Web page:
Solomon pointed to the fact that many tears have been shed and this was expected, since it is only human nature. “But even as we cry and feel sadness we must remember that these young promising Lindeners Shemroy, Ron and Allan, laid down their lives for each of us, and Linden must honour their martyrdom beyond tears, sadness and speeches.”
He called on Lindeners not to forget their heroes.
“The Linden 2012 Martyrs – Shemroy, Ron and Allan – must be memorialised in all that we do, their memories at the forefront of our movement. Unarmed, yet shot in their backs, chest and heart must drive us to demand justice for them and for Lindeners, we must continue to demand that this government treat Linden with respect.”
“As you grieve, do not forget that they are there to say to the Donald Ramotar administration and to the members of the Armed Forces that their violence will be met by determination to be free from oppression, marginalisation and an uncaring, brutish regime, that spawns, embraces, unleashes and protects murderers.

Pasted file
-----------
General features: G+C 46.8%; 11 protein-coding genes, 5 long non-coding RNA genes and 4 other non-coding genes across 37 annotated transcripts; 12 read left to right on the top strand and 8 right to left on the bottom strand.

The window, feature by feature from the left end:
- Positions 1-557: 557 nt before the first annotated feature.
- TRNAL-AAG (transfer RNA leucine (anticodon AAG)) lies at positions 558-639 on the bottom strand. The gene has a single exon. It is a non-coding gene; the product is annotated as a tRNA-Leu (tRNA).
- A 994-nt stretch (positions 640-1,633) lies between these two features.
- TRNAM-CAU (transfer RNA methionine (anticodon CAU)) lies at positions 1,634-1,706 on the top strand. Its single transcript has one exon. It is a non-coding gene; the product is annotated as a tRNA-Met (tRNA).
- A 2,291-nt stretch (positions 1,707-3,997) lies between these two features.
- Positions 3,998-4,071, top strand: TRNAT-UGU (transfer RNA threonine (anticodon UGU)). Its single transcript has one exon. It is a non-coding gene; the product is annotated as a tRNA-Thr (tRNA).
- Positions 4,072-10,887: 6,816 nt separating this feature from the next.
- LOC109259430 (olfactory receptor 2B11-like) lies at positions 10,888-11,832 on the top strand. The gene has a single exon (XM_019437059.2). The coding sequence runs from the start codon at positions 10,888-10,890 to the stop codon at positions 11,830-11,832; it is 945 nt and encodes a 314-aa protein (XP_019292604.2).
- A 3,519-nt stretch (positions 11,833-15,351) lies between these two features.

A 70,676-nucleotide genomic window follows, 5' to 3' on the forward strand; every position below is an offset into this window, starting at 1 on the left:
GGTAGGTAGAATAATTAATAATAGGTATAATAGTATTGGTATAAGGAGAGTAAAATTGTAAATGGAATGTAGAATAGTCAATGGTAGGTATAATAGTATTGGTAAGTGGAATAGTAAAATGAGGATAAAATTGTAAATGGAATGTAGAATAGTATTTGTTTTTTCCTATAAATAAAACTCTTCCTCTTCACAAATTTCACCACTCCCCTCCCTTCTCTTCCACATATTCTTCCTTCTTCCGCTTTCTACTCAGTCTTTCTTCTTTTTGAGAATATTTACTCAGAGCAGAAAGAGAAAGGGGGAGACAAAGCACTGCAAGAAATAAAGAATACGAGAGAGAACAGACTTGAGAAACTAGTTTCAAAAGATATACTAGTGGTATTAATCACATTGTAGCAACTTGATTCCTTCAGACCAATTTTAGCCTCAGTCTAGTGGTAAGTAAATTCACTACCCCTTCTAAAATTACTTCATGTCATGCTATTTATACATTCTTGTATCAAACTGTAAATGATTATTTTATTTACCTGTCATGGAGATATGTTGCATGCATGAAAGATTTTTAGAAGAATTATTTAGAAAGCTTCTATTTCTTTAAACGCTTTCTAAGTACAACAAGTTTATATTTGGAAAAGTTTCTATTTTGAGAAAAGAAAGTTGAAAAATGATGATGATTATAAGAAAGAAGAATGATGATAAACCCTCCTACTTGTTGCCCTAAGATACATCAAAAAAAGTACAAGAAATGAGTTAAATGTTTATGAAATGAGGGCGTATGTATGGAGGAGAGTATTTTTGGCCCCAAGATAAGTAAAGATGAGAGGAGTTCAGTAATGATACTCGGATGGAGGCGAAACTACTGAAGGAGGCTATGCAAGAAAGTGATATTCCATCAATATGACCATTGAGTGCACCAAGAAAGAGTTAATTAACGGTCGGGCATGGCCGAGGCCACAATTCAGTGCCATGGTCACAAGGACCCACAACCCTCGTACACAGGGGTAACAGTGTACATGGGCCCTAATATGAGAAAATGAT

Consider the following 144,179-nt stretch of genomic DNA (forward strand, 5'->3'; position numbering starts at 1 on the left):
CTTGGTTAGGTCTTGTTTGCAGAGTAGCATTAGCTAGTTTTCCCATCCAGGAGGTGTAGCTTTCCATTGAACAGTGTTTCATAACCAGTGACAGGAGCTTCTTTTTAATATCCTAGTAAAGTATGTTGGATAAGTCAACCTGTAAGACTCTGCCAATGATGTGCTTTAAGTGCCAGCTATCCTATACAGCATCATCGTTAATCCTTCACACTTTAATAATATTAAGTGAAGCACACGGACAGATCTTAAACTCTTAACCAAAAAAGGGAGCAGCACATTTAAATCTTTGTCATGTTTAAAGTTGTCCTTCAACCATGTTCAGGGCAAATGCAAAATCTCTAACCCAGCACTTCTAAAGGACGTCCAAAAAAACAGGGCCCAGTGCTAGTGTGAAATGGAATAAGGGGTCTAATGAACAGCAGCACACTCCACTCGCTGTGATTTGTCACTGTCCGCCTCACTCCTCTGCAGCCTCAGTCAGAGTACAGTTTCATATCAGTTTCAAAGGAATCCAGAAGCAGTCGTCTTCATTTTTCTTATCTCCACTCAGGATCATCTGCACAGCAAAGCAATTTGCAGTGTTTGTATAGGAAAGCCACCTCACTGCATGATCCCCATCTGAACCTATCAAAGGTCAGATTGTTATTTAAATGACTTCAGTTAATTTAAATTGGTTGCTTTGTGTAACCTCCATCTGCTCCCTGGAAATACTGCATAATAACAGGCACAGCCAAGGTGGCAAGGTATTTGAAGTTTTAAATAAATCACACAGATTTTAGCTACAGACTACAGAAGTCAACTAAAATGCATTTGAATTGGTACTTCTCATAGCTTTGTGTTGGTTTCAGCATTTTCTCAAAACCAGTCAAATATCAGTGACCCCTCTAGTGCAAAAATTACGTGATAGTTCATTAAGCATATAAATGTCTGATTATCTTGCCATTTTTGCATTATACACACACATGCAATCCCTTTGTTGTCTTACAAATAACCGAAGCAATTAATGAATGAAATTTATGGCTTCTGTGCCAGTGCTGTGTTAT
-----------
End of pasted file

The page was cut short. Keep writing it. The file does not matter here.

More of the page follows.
“We are here to send a message to all who believe that they can shoot us down like game in the forest. Know that Lindeners are prepared to turn the eyes of the world on Guyana. The blood of our brothers Shemroy, Ron and Allan and 20 others shot and injured has soaked the soil of Linden and they must be given justice.”
“We demand justice, we owe this to the memory of our Linden 2012 Martyrs, their loved ones, our children and future generations.”
The Chairman also emphasised to Lindeners to stand as one and not be divided by race, class, political persuasion or any other diversity that they have no interest in.
“We have collective pain, collective suffering, and we are responding as a collective to say that justice must be ours… Some say our movement for social, economic and political justice lacks guidance, that we have no leader.”
As the Chairman closed his address to the gathering at nightfall, the procession having said a prayer made their way from the Wismar shore to the Bamia cemetery where the final rites were administered and the slain men laid to rest. As the procession made its way through the mining town, back to Bamia, persons manning the roadblock were seen quickly removing the blockades to allow the smooth flow of traffic, but replacing them soon after.